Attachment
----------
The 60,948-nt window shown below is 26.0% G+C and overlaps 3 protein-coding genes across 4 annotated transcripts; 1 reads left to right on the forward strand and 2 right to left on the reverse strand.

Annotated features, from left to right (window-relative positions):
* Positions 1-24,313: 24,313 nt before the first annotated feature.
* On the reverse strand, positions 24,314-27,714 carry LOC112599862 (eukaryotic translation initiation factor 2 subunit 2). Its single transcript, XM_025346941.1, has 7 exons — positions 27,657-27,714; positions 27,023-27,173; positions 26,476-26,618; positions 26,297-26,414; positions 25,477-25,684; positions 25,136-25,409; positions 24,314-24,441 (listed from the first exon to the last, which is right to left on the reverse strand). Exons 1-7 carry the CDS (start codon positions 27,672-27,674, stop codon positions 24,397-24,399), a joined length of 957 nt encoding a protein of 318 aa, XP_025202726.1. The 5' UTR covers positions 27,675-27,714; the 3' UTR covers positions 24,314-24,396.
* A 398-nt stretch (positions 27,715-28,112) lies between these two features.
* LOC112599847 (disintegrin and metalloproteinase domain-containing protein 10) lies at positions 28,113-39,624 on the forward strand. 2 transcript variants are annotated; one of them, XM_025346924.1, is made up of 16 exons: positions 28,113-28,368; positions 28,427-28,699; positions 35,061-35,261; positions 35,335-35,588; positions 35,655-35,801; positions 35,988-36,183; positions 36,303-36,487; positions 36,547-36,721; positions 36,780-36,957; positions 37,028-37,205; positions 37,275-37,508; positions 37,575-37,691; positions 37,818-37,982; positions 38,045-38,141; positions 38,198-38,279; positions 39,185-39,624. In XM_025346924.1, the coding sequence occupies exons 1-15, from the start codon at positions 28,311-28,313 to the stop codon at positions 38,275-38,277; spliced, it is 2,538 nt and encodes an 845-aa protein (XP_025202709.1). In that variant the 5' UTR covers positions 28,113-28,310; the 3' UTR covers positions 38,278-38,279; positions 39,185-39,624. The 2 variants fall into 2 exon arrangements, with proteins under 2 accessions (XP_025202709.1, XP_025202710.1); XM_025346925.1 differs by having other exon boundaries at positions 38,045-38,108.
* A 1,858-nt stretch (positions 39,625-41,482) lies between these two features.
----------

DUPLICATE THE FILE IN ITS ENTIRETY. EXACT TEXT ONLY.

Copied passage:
The 60,948-nt window shown below is 26.0% G+C and overlaps 3 protein-coding genes across 4 annotated transcripts; 1 reads left to right on the forward strand and 2 right to left on the reverse strand.

Annotated features, from left to right (window-relative positions):
* Positions 1-24,313: 24,313 nt before the first annotated feature.
* On the reverse strand, positions 24,314-27,714 carry LOC112599862 (eukaryotic translation initiation factor 2 subunit 2). Its single transcript, XM_025346941.1, has 7 exons — positions 27,657-27,714; positions 27,023-27,173; positions 26,476-26,618; positions 26,297-26,414; positions 25,477-25,684; positions 25,136-25,409; positions 24,314-24,441 (listed from the first exon to the last, which is right to left on the reverse strand). Exons 1-7 carry the CDS (start codon positions 27,672-27,674, stop codon positions 24,397-24,399), a joined length of 957 nt encoding a protein of 318 aa, XP_025202726.1. The 5' UTR covers positions 27,675-27,714; the 3' UTR covers positions 24,314-24,396.
* A 398-nt stretch (positions 27,715-28,112) lies between these two features.
* LOC112599847 (disintegrin and metalloproteinase domain-containing protein 10) lies at positions 28,113-39,624 on the forward strand. 2 transcript variants are annotated; one of them, XM_025346924.1, is made up of 16 exons: positions 28,113-28,368; positions 28,427-28,699; positions 35,061-35,261; positions 35,335-35,588; positions 35,655-35,801; positions 35,988-36,183; positions 36,303-36,487; positions 36,547-36,721; positions 36,780-36,957; positions 37,028-37,205; positions 37,275-37,508; positions 37,575-37,691; positions 37,818-37,982; positions 38,045-38,141; positions 38,198-38,279; positions 39,185-39,624. In XM_025346924.1, the coding sequence occupies exons 1-15, from the start codon at positions 28,311-28,313 to the stop codon at positions 38,275-38,277; spliced, it is 2,538 nt and encodes an 845-aa protein (XP_025202709.1). In that variant the 5' UTR covers positions 28,113-28,310; the 3' UTR covers positions 38,278-38,279; positions 39,185-39,624. The 2 variants fall into 2 exon arrangements, with proteins under 2 accessions (XP_025202709.1, XP_025202710.1); XM_025346925.1 differs by having other exon boundaries at positions 38,045-38,108.
* A 1,858-nt stretch (positions 39,625-41,482) lies between these two features.